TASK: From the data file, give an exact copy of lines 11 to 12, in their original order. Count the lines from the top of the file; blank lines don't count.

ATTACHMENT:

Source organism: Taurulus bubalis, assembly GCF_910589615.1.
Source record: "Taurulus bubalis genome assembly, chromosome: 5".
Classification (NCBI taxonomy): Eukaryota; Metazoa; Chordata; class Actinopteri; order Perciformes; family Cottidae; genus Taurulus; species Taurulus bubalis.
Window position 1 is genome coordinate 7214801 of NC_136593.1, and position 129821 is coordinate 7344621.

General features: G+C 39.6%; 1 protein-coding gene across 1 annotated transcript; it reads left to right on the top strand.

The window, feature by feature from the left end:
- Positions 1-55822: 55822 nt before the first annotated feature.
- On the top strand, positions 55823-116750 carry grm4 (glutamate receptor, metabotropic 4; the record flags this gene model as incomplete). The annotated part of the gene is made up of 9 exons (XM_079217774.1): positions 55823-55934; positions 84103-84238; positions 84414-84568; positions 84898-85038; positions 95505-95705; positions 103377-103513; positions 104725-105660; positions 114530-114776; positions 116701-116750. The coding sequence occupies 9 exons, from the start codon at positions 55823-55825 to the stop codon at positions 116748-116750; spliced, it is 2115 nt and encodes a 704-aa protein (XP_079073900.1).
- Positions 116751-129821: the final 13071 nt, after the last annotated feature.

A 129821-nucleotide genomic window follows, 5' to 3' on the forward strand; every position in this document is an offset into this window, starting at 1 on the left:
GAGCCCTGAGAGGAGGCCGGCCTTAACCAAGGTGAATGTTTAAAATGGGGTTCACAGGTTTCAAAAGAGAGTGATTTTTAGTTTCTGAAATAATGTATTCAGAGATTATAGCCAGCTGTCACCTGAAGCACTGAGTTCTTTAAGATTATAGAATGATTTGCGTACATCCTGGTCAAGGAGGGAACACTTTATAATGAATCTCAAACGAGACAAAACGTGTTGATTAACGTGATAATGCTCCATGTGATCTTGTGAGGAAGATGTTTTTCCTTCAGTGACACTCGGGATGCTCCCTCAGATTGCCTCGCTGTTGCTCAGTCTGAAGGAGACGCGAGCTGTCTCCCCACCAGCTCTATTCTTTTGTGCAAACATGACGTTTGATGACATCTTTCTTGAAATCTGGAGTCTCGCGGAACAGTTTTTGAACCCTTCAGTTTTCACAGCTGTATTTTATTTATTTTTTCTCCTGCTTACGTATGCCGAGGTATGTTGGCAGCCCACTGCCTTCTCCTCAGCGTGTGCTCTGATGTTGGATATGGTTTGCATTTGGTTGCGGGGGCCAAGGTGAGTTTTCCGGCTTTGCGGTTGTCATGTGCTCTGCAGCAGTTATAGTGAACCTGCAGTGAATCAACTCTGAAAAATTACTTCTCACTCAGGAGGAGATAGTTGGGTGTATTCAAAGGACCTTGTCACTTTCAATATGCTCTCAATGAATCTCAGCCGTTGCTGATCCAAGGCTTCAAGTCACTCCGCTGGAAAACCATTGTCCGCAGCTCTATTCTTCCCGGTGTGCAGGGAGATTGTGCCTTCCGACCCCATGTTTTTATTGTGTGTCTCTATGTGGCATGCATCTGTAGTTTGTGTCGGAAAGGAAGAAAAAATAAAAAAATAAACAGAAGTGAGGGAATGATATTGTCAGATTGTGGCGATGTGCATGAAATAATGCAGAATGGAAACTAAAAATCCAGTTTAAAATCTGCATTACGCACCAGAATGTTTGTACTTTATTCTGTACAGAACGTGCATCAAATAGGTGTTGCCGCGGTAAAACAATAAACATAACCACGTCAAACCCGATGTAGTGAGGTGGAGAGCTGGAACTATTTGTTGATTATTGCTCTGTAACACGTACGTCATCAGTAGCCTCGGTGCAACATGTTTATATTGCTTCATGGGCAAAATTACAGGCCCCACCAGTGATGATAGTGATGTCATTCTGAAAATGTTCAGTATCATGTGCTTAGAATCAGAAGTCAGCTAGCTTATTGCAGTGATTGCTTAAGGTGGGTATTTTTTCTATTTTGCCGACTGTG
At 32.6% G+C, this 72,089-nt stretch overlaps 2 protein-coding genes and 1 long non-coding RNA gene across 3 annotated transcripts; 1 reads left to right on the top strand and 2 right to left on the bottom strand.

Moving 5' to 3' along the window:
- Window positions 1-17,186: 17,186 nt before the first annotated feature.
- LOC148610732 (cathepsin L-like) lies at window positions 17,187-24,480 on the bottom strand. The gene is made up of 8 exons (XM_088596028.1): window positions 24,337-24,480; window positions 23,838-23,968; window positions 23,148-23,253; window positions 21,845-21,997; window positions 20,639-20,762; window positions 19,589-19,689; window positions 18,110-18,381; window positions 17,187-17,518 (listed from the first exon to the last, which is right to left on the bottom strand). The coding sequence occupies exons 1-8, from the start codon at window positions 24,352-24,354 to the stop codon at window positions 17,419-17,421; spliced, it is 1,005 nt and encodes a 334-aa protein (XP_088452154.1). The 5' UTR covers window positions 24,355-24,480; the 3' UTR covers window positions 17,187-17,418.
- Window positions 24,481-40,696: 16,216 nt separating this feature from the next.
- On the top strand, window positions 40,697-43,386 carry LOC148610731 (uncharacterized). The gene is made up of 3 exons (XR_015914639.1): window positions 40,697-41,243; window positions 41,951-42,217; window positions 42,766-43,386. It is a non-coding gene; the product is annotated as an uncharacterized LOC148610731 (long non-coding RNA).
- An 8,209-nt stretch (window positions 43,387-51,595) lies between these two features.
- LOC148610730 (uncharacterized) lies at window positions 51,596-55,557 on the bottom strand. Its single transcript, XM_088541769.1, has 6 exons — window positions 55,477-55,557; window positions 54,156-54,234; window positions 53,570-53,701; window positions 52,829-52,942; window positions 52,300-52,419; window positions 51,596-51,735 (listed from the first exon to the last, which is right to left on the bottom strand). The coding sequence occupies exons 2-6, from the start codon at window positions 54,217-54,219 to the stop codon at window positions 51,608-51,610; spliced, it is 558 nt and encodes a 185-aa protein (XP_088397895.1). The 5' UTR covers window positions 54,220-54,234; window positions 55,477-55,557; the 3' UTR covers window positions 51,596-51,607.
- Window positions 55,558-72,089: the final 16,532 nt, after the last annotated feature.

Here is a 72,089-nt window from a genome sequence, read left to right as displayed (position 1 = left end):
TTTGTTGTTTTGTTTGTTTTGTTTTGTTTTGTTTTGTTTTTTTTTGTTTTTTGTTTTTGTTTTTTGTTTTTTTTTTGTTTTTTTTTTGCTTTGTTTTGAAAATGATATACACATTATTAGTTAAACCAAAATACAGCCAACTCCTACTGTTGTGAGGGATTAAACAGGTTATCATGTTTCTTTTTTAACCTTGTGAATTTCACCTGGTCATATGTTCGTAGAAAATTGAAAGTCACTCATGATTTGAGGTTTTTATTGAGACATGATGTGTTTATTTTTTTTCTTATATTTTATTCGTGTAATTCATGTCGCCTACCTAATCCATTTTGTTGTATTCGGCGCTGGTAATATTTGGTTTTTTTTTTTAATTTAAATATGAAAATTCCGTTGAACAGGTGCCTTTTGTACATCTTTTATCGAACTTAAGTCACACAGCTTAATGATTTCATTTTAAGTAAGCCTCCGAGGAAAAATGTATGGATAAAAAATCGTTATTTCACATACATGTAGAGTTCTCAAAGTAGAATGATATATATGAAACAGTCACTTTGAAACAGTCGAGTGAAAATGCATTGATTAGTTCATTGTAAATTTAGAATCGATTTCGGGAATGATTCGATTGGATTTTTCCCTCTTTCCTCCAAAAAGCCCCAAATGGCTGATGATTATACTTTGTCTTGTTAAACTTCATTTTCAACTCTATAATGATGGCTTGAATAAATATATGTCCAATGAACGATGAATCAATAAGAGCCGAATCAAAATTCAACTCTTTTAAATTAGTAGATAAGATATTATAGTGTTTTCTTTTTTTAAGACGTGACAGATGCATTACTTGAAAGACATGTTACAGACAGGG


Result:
GAGCCCTGAGAGGAGGCCGGCCTTAACCAAGGTGAATGTTTAAAATGGGGTTCACAGGTTTCAAAAGAGAGTGATTTTTAGTTTCTGAAATAATGTATTCAGAGATTATAGCCAGCTGTCACCTGAAGCACTGAGTTCTTTAAGATTATAGAATGATTTGCGTACATCCTGGTCAAGGAGGGAACACTTTATAATGAATCTCAAACGAGACAAAACGTGTTGATTAACGTGATAATGCTCCATGTGATCTTGTGAGGAAGATGTTTTTCCTTCAGTGACACTCGGGATGCTCCCTCAGATTGCCTCGCTGTTGCTCAGTCTGAAGGAGACGCGAGCTGTCTCCCCACCAGCTCTATTCTTTTGTGCAAACATGACGTTTGATGACATCTTTCTTGAAATCTGGAGTCTCGCGGAACAGTTTTTGAACCCTTCAGTTTTCACAGCTGTATTTTATTTATTTTTTCTCCTGCTTACGTATGCCGAGGTATGTTGGCAGCCCACTGCCTTCTCCTCAGCGTGTGCTCTGATGTTGGATATGGTTTGCATTTGGTTGCGGGGGCCAAGGTGAGTTTTCCGGCTTTGCGGTTGTCATGTGCTCTGCAGCAGTTATAGTGAACCTGCAGTGAATCAACTCTGAAAAATTACTTCTCACTCAGGAGGAGATAGTTGGGTGTATTCAAAGGACCTTGTCACTTTCAATATGCTCTCAATGAATCTCAGCCGTTGCTGATCCAAGGCTTCAAGTCACTCCGCTGGAAAACCATTGTCCGCAGCTCTATTCTTCCCGGTGTGCAGGGAGATTGTGCCTTCCGACCCCATGTTTTTATTGTGTGTCTCTATGTGGCATGCATCTGTAGTTTGTGTCGGAAAGGAAGAAAAAATAAAAAAATAAACAGAAGTGAGGGAATGATATTGTCAGATTGTGGCGATGTGCATGAAATAATGCAGAATGGAAACTAAAAATCCAGTTTAAAATCTGCATTACGCACCAGAATGTTTGTACTTTATTCTGTACAGAACGTGCATCAAATAGGTGTTGCCGCGGTAAAACAATAAACATAACCACGTCAAACCCGATGTAGTGAGGTGGAGAGCTGGAACTATTTGTTGATTATTGCTCTGTAACACGTACGTCATCAGTAGCCTCGGTGCAACATGTTTATATTGCTTCATGGGCAAAATTACAGGCCCCACCAGTGATGATAGTGATGTCATTCTGAAAATGTTCAGTATCATGTGCTTAGAATCAGAAGTCAGCTAGCTTATTGCAGTGATTGCTTAAGGTGGGTATTTTTTCTATTTTGCCGACTGTG
At 32.6% G+C, this 72,089-nt stretch overlaps 2 protein-coding genes and 1 long non-coding RNA gene across 3 annotated transcripts; 1 reads left to right on the top strand and 2 right to left on the bottom strand.